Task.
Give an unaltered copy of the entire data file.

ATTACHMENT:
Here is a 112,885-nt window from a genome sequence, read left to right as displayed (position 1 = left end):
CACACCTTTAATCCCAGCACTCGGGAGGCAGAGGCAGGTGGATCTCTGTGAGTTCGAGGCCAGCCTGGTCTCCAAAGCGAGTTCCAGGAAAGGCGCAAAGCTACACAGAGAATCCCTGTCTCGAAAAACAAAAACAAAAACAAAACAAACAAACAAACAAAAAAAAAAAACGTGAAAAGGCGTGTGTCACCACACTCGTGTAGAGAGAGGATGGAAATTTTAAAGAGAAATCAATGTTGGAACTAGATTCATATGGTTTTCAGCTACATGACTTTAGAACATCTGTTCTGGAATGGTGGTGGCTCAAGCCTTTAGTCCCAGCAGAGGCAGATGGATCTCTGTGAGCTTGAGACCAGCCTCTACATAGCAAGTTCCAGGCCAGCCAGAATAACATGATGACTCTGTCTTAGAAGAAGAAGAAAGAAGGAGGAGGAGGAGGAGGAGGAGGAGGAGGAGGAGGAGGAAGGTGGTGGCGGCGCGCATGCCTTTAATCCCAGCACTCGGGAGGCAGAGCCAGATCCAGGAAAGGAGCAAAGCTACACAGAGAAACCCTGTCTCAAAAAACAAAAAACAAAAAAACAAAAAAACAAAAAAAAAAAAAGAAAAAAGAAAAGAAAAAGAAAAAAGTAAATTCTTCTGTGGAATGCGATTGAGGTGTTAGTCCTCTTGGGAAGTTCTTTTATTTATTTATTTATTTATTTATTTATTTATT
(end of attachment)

Here is a 112,885-nt window from a genome sequence, read left to right as displayed (position 1 = left end):
CACACCTTTAATCCCAGCACTCGGGAGGCAGAGGCAGGTGGATCTCTGTGAGTTCGAGGCCAGCCTGGTCTCCAAAGCGAGTTCCAGGAAAGGCGCAAAGCTACACAGAGAATCCCTGTCTCGAAAAACAAAAACAAAAACAAAACAAACAAACAAACAAAAAAAAAAAACGTGAAAAGGCGTGTGTCACCACACTCGTGTAGAGAGAGGATGGAAATTTTAAAGAGAAATCAATGTTGGAACTAGATTCATATGGTTTTCAGCTACATGACTTTAGAACATCTGTTCTGGAATGGTGGTGGCTCAAGCCTTTAGTCCCAGCAGAGGCAGATGGATCTCTGTGAGCTTGAGACCAGCCTCTACATAGCAAGTTCCAGGCCAGCCAGAATAACATGATGACTCTGTCTTAGAAGAAGAAGAAAGAAGGAGGAGGAGGAGGAGGAGGAGGAGGAGGAGGAGGAGGAAGGTGGTGGCGGCGCGCATGCCTTTAATCCCAGCACTCGGGAGGCAGAGCCAGATCCAGGAAAGGAGCAAAGCTACACAGAGAAACCCTGTCTCAAAAAACAAAAAACAAAAAAACAAAAAAACAAAAAAAAAAAAAGAAAAAAGAAAAGAAAAAGAAAAAAGTAAATTCTTCTGTGGAATGCGATTGAGGTGTTAGTCCTCTTGGGAAGTTCTTTTATTTATTTATTTATTTATTTATTTATTTATT